Feminism as a Path to Healing || Mary Coday Edwards

Blog 18: Feminism as a path to healing

By Rev. Mary Coday Edwards, MA.
July 25, 2017

“What I do is not up to you,” Wonder Woman schools Steve Trevor when he decrees: “I can’t let you do this.”

In other words, patriarchal values of London’s World War I don’t control her. When men try to define her, confine her, or exclude her, she just goes about being herself, listening to her intuition, and continuing her mission of eliminating as much suffering as she can.

Of course, supernatural powers make for a pretty good backup.

But first, as a disclaimer: patriarchal systems are not necessarily male values (more of that in next month’s blog).


For many years I avoided using THAT WORD – feminism. While I was against unjust patriarchal social institutions that kept men and women as children, THAT WORD was too loaded, so I focused my energy on ecological injustices and the complex web of life we’re all participants of. After all, I reasoned, if we’re all in this together – down to the soil molecules we depend on for food – surely intellectually we as a species would come to our senses and want ALL life to flourish. That’s in our best interests, as members of humanity.

And a definition of feminism includes this relationality, this interconnectedness. If we’re all in this together, why should anyone/anything be excluded from decision-making in our political, educational, and economic institutions?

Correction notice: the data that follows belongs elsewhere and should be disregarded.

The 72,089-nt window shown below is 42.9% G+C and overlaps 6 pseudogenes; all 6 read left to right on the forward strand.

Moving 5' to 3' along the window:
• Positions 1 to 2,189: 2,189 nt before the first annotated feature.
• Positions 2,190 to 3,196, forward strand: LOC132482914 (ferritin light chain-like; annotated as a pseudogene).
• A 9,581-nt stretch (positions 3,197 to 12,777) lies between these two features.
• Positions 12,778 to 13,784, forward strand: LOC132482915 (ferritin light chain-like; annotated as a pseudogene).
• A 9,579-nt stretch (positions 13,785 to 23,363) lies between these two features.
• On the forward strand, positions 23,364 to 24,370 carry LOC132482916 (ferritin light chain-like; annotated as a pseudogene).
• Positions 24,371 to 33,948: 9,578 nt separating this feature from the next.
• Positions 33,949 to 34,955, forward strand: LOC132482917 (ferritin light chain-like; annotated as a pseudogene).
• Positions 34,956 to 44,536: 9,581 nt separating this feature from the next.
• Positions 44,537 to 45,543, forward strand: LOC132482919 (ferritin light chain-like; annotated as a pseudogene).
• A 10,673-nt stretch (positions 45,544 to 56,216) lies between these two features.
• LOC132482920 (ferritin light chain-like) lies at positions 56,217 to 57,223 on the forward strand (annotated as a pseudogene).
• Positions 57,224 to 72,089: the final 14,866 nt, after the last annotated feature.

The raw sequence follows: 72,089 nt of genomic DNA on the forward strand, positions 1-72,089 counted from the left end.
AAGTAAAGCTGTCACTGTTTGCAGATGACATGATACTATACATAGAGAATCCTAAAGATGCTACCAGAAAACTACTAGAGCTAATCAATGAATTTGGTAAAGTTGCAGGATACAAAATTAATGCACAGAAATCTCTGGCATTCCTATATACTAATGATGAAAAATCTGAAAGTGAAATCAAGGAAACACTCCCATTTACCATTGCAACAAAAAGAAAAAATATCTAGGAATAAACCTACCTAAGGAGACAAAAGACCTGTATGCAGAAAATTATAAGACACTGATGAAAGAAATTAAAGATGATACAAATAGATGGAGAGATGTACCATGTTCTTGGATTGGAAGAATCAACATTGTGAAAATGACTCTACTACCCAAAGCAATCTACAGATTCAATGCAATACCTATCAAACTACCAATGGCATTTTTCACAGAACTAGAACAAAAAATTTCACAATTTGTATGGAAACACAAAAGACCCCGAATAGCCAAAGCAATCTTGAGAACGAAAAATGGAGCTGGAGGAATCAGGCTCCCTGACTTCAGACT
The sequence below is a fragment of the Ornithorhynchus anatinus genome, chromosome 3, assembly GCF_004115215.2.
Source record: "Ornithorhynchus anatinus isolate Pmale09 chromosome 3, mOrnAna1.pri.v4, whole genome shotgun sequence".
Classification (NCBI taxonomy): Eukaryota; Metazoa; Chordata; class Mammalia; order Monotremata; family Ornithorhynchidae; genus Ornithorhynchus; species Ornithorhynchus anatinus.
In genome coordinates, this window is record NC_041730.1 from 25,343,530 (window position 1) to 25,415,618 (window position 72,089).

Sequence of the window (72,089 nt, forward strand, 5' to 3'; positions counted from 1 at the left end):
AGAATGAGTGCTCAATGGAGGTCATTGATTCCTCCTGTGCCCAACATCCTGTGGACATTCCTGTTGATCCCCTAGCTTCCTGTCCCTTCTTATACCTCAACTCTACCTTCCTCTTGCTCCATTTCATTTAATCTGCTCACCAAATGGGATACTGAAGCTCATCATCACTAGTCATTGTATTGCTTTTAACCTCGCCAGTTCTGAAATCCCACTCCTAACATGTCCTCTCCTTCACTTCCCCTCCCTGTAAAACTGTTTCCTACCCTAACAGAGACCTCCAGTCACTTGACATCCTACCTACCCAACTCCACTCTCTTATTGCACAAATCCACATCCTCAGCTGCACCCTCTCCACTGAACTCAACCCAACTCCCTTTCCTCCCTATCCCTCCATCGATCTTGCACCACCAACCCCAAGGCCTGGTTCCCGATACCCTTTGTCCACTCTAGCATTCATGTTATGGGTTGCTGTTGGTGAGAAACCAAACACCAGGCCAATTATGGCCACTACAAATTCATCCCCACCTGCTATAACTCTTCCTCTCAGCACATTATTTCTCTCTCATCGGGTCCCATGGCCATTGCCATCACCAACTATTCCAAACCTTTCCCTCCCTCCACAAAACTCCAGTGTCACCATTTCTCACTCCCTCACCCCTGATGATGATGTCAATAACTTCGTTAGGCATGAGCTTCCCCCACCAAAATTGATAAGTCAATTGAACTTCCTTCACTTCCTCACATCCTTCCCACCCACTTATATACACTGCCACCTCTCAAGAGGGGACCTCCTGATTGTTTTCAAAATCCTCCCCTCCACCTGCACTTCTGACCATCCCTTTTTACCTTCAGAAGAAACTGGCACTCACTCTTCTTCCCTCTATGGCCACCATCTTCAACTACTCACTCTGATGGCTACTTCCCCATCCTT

Alas and yes – I was so naïve.

True, for almost 20 of those years I lived and worked in Third-World nations, hearing often enough of Westerners forcing their values on the rest of the world as a form of colonization.

But a Human Rights Conference in Peshawar, Pakistan, put that myth to rest, as well as a wise, male Iranian professor, who stressed that these were basic HUMAN rights. But yet, in order to not offend, I still came about it from an indirect way.

And who did I worry of offending or angering?

Those with vested interests in continuing the status quo, those who stood to lose through the demise of the patriarchal system. As a child of patriarchy, I was waiting for permission and, therefore, living with an unconscious filter: If I’m nice enough, they’ll let me play.

That’s not a filter Wonder Woman lives by.


FEMINISM basically means equality and being able to make the choices that are right for you – whatever your gender is. Webster formally defines it “as the policy, practice, or advocacy of political, economical, and. social equality for women.”   

Feminism includes the belief that being a woman or gender non-conforming person is as valuable as a being a man – not better than.

And in its quest for social justice, feminism calls out those who use their power and position to abuse the marginalized. Not a man-hater, Wonder Woman wasn’t into protecting anyone’s ego – regardless of gender – in her mission to end suffering (see Note 1).